Toby Montez (former Meadow Homes Elementary principal) will supervise El Monte Elementary in Concord while Principal Christina Boman is out on a leave.

I also asked her to specify where the vice principals appointed June 14 will be working.

“Assignments can still be adjusted over the summer,” she wrote.

Tentative assignments are:

Jose Espinosa: vice principal at Clayton Valley HS in Concord

Aline Lee: vice principal at College Park HS in Pleasant Hill

Julene Robert: vice principal at Concord HS

Julie Park: vice principal at Mt. Diablo HS in Concord

Lawrence intends to fill the following positions over the summer:

One more high school vice principal

Principal of Valley View Middle School in Pleasant Hill

Principal of Sequoia Elementary in Pleasant Hill

Four high school student services coordinators (to replace those who were promoted to vice principals)

Two Necessary Small School administrator positions — at the Gateway School and Nueva Vista/TLC/Summit

Assistant Director of Categoricals and School Support in the SASS Dept.

Director English Learner Services

Do you think district officials should announce internal administrative appointments at board meetings?

Posted on Thursday, June 30th, 2011
Under: Education, Mt. Diablo school district, Theresa Harrington | 27 Comments »

Mt. Diablo school board welcomes new administrators

To help the public get to know the new administrators appointed by the Mt. Diablo school board on Tuesday, I videotaped their introductions and comments to the board.

Vittoria Abbate-Maghsoudi was appointed as Assistant Director of Adult, Continuing and Career Education. She replaces Susan Passeggi, who was appointed as assistant principal of adult and career education in the Castro Valley school district June 9. Abbate-Maghsoudi was promoted from her position as vice principal of adult education in the Mt. Diablo district:

Lisa Oates was appointed Principal of Oak Grove Middle School in Concord, replacing Terry McCormick, who was transferred to Principal of Pleasant Hill MS. McCormick told me she volunteered to leave her leadership post at Oak Grove so the school could apply for a $4.5 million School Improvement Grant.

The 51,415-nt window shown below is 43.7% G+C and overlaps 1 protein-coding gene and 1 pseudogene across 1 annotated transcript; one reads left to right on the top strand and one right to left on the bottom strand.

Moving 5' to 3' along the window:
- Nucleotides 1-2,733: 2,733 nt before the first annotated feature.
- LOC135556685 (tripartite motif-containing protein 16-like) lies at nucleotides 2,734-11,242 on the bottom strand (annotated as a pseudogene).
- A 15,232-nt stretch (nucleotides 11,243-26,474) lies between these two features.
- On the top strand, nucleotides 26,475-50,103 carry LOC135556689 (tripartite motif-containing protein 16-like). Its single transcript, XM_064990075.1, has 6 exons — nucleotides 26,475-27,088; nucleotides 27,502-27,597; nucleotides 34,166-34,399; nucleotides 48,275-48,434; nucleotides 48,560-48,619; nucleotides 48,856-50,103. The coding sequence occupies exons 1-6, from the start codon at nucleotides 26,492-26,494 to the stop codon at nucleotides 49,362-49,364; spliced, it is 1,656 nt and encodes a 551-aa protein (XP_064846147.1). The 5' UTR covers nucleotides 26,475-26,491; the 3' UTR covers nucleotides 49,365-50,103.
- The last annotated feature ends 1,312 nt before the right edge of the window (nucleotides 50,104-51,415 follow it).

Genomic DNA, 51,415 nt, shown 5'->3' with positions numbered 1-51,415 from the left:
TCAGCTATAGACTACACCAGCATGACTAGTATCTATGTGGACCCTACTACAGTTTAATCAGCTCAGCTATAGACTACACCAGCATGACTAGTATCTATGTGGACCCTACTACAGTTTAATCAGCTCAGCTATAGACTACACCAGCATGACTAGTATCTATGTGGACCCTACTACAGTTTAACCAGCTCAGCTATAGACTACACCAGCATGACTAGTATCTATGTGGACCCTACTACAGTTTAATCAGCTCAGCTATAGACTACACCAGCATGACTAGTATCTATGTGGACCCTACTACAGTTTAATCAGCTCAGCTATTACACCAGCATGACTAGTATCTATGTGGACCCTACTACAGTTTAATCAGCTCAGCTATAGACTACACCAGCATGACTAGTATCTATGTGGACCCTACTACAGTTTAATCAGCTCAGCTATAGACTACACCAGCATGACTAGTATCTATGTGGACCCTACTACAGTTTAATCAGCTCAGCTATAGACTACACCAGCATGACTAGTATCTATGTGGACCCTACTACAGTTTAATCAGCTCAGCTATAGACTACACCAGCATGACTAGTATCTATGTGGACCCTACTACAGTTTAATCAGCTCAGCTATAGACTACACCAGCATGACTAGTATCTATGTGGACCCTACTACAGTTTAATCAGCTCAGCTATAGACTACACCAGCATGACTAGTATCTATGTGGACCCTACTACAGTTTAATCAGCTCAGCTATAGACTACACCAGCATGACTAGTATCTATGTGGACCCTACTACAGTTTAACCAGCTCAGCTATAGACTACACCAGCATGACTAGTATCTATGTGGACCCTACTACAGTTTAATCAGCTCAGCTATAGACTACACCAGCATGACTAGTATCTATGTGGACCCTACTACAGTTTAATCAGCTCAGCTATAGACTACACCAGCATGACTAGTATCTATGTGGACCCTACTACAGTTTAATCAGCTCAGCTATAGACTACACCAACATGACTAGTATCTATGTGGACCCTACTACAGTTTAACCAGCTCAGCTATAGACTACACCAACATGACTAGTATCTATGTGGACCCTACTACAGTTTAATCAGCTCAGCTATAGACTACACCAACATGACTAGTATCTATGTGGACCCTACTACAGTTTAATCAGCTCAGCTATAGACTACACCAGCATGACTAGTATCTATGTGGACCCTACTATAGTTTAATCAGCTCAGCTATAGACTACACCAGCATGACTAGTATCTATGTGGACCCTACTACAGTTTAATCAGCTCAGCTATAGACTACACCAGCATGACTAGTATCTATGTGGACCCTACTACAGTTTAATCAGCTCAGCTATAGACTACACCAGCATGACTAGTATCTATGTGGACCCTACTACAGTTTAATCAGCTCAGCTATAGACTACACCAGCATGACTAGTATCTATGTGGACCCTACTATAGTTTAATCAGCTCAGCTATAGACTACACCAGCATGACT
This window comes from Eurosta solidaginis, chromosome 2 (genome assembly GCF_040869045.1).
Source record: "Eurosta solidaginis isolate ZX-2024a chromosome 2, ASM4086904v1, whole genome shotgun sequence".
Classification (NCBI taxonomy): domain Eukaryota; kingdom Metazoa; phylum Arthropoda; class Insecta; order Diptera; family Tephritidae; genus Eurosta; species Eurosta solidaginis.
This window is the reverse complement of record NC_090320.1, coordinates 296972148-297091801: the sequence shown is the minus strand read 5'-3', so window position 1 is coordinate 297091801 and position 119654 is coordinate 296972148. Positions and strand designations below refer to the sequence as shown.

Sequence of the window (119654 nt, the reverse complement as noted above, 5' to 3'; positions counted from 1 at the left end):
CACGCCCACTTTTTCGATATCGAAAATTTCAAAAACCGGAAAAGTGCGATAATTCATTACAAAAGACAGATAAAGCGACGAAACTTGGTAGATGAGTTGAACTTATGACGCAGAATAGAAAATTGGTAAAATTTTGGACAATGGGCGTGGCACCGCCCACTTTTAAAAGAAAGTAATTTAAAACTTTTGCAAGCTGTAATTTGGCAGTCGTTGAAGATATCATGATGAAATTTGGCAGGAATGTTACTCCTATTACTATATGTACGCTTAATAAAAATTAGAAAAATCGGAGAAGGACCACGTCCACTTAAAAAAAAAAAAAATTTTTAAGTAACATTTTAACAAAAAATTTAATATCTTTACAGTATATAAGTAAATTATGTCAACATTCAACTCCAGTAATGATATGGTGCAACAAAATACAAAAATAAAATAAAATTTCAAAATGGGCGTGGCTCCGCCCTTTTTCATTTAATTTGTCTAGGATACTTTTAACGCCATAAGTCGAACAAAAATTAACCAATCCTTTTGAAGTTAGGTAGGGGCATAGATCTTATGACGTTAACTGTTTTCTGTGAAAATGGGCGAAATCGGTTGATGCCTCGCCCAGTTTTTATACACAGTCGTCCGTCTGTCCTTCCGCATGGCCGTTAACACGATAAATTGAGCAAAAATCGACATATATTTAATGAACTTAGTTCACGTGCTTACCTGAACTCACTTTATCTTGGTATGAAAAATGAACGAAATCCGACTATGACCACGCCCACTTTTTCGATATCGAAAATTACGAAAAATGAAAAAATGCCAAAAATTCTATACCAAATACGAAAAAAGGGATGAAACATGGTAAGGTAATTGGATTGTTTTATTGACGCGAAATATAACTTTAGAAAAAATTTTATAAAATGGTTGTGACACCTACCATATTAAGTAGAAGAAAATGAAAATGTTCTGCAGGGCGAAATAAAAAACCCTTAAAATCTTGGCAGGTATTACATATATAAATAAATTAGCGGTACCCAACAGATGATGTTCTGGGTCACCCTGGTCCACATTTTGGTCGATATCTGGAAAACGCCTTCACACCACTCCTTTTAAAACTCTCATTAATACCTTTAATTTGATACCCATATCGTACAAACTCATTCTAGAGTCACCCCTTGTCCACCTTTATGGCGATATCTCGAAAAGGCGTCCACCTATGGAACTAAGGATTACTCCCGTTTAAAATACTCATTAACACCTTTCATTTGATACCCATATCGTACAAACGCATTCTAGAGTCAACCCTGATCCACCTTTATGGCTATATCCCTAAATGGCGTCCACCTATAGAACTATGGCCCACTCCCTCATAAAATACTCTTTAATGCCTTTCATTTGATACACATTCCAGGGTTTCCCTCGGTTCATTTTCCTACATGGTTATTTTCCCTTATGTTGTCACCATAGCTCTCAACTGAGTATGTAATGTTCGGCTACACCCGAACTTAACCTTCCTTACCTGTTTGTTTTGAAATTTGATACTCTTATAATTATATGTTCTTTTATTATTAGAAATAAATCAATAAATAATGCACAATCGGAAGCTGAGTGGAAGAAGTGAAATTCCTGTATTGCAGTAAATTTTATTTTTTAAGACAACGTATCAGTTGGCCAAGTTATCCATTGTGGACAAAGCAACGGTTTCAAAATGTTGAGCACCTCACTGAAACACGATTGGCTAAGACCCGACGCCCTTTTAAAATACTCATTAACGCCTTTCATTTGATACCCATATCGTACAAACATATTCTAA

According to a May 29, 2003 LA Times article, Oates was ousted from her position as assistant principal of Antelope Valley HS in 2003, when a state audit found the school’s leadership was unable to improve students’ academic performance for two years. Oak Grove Middle School has been named by the CDE as a “persistently lowest-achieving school,” determined to be in the lowest 5 percent of campuses in federal Program Improvement based on its average three-year proficiency rate for English-language arts and math over a three-year period.

Mary-Louise Newling was appointed Principal of Meadow Homes Elementary in Concord, replacing Toby Montez. The staff report states that the incumbent (Montez) is retiring. However, Montez told me that he expected to be assigned another position in the district, after officials asked him to leave his post so Meadow Homes could apply for a $5.1 million federal School Improvement Grant. Newling was previously a curriculum specialist for Alameda County’s multilingual/multicultural children’s literature center.

Stephen Brady was appointed vice principal of Ygnacio Valley High. Although the staff report states that the incumbent is retiring at the end of the year, former vice principal Joseph Alvarez actually resigned.